Charities and NGOs are often the last line of defence for people in need. Sadly, receiving support it is proving increasingly difficult for such organisations. Economic strains together with a growing list of crises and the harsh realities of donor fatigue are just some of the challenges modern charities face.
Raising awareness of causes is a crucial strategy for charities and NGOs. Awareness is the first stage of charitable donations but it also helps organisations provide a wider variety of support to people in need.
In this article, we explain how charity and NGO translation helps organisations raise awareness around the world.
People can’t donate to causes they don’t know exist. Raising awareness about causes is one of the most important roles of charities and NGOs. The news may report on natural disasters in foreign lands and social issues at home, but charitable organisations can go much further.
Charities and NGOs can educate audiences about important issues, including those unreported or underreported in the news. They can provide a greater depth of information than in any news report, fund research campaigns and create emotive messages that move people to take action.
Of course, some of this messaging is designed to generate funds through donations, events, raffles and other means. However, funding isn’t the only goal for organisations raising awareness about charitable causes.
For example, a children’s charity may provide information for family members to help them deal with certain issues by themselves. It could be something as simple as spotting potential signs of depression or bullying at school in order to prevent more serious problems from developing.
Charities and NGOs putting their message across to multiple language audiences need a specialist set of translation services.
This could include any of the following (and more):
- Official language translation: Legally valid translations performed by qualified translators and certified by another qualified language expert.
- Official document translation: A subset of legal translation performed by certified language professionals who translate official documents for legal processes – e.g. visa applications for NGO workers.
- Website translation: Translating and optimising multilingual charity websites for each language audience.
- Content localisation: Adapting content for each target audience where replicating the original message in each language doesn’t work.
- Social media translation for global awareness: Translating content for social media and managing multilingual accounts for each language audience.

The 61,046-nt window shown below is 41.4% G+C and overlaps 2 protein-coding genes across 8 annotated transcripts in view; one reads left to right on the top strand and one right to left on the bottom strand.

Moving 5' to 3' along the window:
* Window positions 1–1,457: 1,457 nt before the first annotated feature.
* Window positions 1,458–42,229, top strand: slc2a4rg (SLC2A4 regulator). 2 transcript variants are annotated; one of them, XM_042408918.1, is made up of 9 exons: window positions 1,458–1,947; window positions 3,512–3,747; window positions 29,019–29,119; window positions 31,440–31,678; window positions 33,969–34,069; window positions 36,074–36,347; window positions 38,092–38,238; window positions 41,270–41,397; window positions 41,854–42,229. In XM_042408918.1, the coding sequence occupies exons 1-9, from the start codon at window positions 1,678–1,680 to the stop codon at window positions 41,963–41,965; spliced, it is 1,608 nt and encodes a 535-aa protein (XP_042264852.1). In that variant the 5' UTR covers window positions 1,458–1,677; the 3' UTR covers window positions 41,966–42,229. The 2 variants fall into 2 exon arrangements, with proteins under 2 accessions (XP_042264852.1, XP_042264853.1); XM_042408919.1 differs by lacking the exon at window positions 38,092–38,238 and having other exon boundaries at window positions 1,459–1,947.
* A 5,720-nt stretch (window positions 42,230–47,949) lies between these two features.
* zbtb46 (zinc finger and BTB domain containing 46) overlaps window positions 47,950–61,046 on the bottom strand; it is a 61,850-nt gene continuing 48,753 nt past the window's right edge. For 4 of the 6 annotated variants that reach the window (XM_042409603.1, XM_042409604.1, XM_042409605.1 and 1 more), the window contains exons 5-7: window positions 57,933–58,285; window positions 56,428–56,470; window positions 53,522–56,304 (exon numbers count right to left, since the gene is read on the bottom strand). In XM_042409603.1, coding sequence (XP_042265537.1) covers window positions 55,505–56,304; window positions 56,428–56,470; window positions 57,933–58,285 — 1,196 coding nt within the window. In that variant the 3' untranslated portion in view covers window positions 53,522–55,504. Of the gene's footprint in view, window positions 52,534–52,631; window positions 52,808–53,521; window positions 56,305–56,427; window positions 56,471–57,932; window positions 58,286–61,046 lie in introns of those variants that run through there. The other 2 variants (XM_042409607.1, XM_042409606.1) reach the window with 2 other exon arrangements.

- Transcreation: Translating creative content, such as adverts and marketing material – especially for branding and campaigns driving donations or other contributions.
- Technical translation: Any content of a technical nature – such as technology or medical research – requires specialist technical translation.
- Medical translation: Any organisation dealing with health issues is likely to need specialist medical translation services.
- Video translation: As video plays an ever-bigger part in campaigns, organisations increasingly need video translation services.
As you can see, charity translation isn’t a standalone language service. It is instead a combination of multiple, highly-specialised language services. The correct mix varies from one organisation to the next, depending on their specific field and how they communicate with their audiences.
Many charities and NGOs need to get different messages out to certain audiences. A good example of this would be any organisation dealing with issues related to climate change – or anything exacerbated by it.
Let’s say we’re talking about an organisation that raises funds for natural disaster responses. We have plenty of data showing climate change exacerbates many natural disasters. We also know different parts of the world are affected disproportionately by climate change and the natural disasters in question.
As a result, charities and NGOs may need to target different language audiences by adapting their messages. Audiences in less-affected parts of the world may not understand the severity of crises and require more educational content than others.
They might also require more convincing marketing messages to motivate action.
In these cases, direct translation of a single message will fail to get the desired response from each target audience. Therefore, a more comprehensive language service is needed to produce messaging that gets the desired impact from everyone.
Again, this can involve a variety of language services, including translation, localisation, transcreation and others.
To make sure the right mix of translation services is used, NGOs and charities need to approach and speak with language agencies that specialise in their area and field of expertise.
If your organisation needs support with raising global awareness of your causes, our language and translation experts can help. We have previously supported organisations such as the United Nations and the Red Cross and Red Crescent Societies (IFRC), helping them translate content for different purposes.
Please contact us with your request (including RFP and RFI requests), by filling out the form on our contact page and one of our team members will get back to you.